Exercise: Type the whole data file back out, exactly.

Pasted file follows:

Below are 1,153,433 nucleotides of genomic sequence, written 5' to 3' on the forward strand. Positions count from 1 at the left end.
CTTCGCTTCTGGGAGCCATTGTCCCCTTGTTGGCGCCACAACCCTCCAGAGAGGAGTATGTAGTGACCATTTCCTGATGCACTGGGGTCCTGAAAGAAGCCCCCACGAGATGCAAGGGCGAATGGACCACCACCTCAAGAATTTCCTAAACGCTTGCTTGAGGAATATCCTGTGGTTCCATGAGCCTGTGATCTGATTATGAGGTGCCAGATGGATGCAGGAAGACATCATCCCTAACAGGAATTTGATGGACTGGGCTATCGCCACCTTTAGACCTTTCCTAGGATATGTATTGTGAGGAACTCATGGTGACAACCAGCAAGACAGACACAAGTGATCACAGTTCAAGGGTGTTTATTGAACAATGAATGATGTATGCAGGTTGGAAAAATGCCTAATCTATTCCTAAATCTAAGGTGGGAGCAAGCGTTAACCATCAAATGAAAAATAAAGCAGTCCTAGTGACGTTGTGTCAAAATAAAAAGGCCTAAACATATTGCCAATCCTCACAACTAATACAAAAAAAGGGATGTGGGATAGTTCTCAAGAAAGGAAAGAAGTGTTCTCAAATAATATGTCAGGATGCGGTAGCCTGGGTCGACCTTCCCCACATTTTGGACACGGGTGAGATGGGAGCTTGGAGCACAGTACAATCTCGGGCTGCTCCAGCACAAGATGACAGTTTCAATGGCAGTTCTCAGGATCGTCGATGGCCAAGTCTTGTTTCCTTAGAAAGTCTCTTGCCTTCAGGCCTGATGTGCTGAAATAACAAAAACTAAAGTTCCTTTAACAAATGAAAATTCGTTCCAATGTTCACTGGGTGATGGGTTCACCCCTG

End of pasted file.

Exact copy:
Below are 1,153,433 nucleotides of genomic sequence, written 5' to 3' on the forward strand. Positions count from 1 at the left end.
CTTCGCTTCTGGGAGCCATTGTCCCCTTGTTGGCGCCACAACCCTCCAGAGAGGAGTATGTAGTGACCATTTCCTGATGCACTGGGGTCCTGAAAGAAGCCCCCACGAGATGCAAGGGCGAATGGACCACCACCTCAAGAATTTCCTAAACGCTTGCTTGAGGAATATCCTGTGGTTCCATGAGCCTGTGATCTGATTATGAGGTGCCAGATGGATGCAGGAAGACATCATCCCTAACAGGAATTTGATGGACTGGGCTATCGCCACCTTTAGACCTTTCCTAGGATATGTATTGTGAGGAACTCATGGTGACAACCAGCAAGACAGACACAAGTGATCACAGTTCAAGGGTGTTTATTGAACAATGAATGATGTATGCAGGTTGGAAAAATGCCTAATCTATTCCTAAATCTAAGGTGGGAGCAAGCGTTAACCATCAAATGAAAAATAAAGCAGTCCTAGTGACGTTGTGTCAAAATAAAAAGGCCTAAACATATTGCCAATCCTCACAACTAATACAAAAAAAGGGATGTGGGATAGTTCTCAAGAAAGGAAAGAAGTGTTCTCAAATAATATGTCAGGATGCGGTAGCCTGGGTCGACCTTCCCCACATTTTGGACACGGGTGAGATGGGAGCTTGGAGCACAGTACAATCTCGGGCTGCTCCAGCACAAGATGACAGTTTCAATGGCAGTTCTCAGGATCGTCGATGGCCAAGTCTTGTTTCCTTAGAAAGTCTCTTGCCTTCAGGCCTGATGTGCTGAAATAACAAAAACTAAAGTTCCTTTAACAAATGAAAATTCGTTCCAATGTTCACTGGGTGATGGGTTCACCCCTG